Cleveland: 'Sin tax' extension may be sought

9:23 PM, Jan 15, 2013   |    comments
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CLEVELAND -- The Browns naming rights agreement with FirstEnergy has some critics revisiting the terms of the original deal that brought the new Browns back to Cleveland.

It contained the provision that granted all naming rights revenue to the team.

The city owns the stadium. The Browns lease it.

"The residents and the taxpayers get the bills and the team operator gets the money," Cleveland City Councilman Mike Polensek, a strident critic of the original deal, calling it too team-friendly.

Mayor Frank Jackson says he supports the Browns/FirstEnergy deal.

The city could have disapproved if the sponsor were an unsavory or controversial business.

The original stadium's "guess-timated" construction cost is $296 million. Some infrastructure and other improvement costs were included in separate funds, so the actual final cost has been somewhat hard to pin down.

The city still owes about $134 million and should pay off the debt in 2028.

The city gets $250,000-a-year in rent, plus revenue from ticket and parking taxes, players and personnel income taxes and hotel bed taxes from visiting fans.

It also gets use of the stadium eight days a year.

The countywide "sin tax" on alcoholic beverages and tobacco products has provided funding to build the stadium and pay for repair costs.

The city just provided the Browns about $6 million in repair costs, accelerating annual required payments.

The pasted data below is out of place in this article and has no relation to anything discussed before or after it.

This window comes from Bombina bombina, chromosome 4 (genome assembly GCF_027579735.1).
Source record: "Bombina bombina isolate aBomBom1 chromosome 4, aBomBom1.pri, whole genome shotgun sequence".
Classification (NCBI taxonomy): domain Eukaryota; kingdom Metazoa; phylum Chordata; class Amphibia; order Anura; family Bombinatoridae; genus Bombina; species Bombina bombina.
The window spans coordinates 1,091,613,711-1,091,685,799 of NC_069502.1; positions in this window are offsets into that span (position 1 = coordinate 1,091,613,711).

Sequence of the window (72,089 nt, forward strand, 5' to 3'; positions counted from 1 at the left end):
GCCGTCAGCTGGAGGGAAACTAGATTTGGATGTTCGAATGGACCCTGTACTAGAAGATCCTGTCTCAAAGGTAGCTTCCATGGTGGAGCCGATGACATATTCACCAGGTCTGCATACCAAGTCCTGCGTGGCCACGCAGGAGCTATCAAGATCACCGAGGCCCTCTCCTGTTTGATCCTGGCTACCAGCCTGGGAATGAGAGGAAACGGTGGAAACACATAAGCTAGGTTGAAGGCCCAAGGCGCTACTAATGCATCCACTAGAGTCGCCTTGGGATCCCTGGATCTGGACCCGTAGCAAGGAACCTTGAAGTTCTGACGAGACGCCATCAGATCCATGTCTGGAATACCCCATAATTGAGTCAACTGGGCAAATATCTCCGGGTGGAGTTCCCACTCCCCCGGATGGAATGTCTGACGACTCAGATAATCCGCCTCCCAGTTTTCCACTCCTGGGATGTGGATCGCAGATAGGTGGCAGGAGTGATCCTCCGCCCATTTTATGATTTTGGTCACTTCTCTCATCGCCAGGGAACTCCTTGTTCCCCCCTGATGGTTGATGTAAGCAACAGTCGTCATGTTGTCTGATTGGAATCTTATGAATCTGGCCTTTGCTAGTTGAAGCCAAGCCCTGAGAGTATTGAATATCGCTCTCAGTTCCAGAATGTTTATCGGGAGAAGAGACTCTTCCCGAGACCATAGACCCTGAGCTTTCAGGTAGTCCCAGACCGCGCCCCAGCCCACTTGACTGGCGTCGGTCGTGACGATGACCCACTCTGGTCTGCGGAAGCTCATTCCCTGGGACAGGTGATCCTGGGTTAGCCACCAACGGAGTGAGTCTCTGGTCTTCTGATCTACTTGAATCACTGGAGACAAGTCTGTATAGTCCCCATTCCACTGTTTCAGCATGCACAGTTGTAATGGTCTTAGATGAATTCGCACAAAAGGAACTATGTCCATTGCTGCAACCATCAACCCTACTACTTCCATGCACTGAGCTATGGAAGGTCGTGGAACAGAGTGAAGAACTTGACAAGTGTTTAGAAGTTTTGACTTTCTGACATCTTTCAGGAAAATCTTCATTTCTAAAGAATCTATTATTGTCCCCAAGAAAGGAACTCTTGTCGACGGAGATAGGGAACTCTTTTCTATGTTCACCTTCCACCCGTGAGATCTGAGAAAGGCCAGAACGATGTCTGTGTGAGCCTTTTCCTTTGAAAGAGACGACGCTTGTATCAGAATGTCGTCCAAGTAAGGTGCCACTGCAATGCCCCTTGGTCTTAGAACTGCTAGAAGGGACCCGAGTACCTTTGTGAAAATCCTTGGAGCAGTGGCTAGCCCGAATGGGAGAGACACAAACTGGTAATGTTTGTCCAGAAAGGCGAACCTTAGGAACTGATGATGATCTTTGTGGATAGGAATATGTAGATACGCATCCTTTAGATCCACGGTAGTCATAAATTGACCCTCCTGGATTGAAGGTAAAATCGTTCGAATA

The sin tax runs out in 2015, leaving stadium repair costs uncovered after that.

The Browns point out they've paid millions of dollars for other stadium improvements and enhancements.

All three sports teams are collaborating on an effort to try to get a sin tax extension to cover repair costs on their respective facilities.

That would require state lawmakers to "okay" putting an extension before voters.

Mayor Frank Jackson's Chief of Staff Ken Silliman told WKYC's Tom Beres that the mayor supports such an extension.

"If we don't get the sin tax extended, it will come of of the general fund of Cleveland. That's police, fire, EMS and street repairs," said Polensek.

So the choice boils down to this.

Either taxpayers who live and work in Cleveland will be saddled with future stadium repair bills.

Or smokers and drinkers will once more be asked to keep paying more for their vices.

One ironic note...the actual electricity for what will be known as FirstEnergy Stadium now comes from Cleveland Public Power.


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